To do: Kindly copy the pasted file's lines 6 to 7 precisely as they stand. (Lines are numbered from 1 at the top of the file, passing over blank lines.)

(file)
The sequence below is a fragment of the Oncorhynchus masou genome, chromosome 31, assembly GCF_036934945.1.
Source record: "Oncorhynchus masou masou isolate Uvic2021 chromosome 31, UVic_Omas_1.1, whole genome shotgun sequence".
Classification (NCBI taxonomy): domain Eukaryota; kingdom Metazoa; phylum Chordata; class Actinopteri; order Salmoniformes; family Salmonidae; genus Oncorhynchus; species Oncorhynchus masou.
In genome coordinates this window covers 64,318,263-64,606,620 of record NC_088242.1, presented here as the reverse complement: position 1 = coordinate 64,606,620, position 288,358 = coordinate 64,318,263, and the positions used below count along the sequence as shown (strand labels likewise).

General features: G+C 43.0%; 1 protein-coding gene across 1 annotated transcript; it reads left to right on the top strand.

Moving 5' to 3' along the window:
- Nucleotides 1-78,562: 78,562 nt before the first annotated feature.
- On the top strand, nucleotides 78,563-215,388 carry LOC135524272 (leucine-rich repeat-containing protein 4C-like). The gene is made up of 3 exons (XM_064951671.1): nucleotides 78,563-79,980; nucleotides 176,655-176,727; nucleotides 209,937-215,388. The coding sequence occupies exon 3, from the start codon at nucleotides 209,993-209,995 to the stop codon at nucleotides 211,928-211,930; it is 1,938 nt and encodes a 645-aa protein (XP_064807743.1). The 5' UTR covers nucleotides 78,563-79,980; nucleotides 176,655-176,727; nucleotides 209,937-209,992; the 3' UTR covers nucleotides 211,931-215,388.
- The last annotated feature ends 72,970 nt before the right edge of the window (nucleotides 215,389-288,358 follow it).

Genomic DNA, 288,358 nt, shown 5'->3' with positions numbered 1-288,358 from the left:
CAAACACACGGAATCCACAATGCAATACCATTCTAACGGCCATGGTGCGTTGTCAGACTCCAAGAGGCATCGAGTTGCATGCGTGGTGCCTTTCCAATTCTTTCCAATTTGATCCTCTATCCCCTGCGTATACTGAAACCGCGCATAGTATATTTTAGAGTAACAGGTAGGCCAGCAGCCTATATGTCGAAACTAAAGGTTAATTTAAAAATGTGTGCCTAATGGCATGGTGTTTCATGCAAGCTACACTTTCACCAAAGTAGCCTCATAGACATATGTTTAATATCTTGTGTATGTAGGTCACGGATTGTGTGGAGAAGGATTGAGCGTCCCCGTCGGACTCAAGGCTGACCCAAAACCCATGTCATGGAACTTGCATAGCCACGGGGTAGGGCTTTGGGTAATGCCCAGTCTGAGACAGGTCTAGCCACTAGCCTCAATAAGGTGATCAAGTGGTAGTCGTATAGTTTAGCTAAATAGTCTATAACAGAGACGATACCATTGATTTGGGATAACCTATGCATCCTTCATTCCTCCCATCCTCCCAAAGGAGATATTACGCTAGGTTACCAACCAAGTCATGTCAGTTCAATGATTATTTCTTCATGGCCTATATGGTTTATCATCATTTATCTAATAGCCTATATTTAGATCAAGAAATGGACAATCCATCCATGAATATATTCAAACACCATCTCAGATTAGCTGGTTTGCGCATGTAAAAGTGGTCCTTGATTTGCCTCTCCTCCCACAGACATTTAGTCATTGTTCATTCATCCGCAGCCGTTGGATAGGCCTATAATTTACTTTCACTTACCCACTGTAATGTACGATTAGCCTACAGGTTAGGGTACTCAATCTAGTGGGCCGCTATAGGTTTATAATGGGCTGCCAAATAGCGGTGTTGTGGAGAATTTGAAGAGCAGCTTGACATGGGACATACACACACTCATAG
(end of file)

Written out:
Moving 5' to 3' along the window:
- Nucleotides 1-78,562: 78,562 nt before the first annotated feature.